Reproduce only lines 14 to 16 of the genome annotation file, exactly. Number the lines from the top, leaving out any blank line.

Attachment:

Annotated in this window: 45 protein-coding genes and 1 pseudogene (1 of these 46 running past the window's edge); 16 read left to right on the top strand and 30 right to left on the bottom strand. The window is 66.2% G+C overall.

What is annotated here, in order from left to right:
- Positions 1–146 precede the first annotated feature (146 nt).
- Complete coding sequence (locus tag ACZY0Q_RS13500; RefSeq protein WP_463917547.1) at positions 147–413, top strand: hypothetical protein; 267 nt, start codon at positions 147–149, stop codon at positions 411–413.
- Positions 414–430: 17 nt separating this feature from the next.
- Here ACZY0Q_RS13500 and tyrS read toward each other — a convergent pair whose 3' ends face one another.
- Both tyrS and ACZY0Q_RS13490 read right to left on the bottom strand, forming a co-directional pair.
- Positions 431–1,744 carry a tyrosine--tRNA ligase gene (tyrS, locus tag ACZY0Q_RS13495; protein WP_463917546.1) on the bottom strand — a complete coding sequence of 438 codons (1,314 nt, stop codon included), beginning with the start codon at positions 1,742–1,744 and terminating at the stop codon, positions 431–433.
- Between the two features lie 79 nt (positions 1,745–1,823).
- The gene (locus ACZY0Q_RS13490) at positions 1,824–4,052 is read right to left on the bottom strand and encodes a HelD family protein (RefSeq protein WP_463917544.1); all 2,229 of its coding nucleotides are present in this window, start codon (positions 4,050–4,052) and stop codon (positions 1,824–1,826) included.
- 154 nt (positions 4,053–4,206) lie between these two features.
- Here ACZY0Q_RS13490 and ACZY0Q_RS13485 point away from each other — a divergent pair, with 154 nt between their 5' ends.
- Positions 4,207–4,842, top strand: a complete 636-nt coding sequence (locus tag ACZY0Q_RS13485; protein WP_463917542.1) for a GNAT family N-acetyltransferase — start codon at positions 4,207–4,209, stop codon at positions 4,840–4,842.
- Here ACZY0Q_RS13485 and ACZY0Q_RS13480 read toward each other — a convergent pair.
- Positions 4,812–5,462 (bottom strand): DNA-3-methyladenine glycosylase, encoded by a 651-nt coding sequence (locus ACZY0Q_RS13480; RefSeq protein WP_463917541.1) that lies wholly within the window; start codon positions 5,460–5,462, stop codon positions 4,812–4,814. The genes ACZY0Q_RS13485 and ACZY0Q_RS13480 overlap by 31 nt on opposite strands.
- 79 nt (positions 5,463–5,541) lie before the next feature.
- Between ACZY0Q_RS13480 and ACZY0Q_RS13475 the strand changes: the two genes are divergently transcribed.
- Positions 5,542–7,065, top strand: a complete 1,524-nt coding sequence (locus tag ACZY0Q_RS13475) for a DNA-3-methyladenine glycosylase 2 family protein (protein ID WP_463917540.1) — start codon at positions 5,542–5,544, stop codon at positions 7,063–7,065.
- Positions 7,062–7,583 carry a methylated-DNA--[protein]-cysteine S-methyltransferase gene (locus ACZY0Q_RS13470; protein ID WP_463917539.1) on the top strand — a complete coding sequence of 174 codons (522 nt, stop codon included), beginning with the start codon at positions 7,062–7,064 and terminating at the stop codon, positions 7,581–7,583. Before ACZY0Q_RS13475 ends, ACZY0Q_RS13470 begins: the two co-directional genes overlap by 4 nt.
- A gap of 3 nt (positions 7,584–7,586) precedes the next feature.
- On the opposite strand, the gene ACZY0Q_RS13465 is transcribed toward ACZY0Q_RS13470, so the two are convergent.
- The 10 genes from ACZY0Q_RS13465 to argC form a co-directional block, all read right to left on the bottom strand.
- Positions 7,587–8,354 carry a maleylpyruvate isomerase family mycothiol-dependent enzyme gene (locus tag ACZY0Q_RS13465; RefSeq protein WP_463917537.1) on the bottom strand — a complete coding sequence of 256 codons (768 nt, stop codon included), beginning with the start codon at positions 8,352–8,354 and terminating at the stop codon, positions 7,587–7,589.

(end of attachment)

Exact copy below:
- Here ACZY0Q_RS13485 and ACZY0Q_RS13480 read toward each other — a convergent pair.
- Positions 4,812–5,462 (bottom strand): DNA-3-methyladenine glycosylase, encoded by a 651-nt coding sequence (locus ACZY0Q_RS13480; RefSeq protein WP_463917541.1) that lies wholly within the window; start codon positions 5,460–5,462, stop codon positions 4,812–4,814. The genes ACZY0Q_RS13485 and ACZY0Q_RS13480 overlap by 31 nt on opposite strands.
- 79 nt (positions 5,463–5,541) lie before the next feature.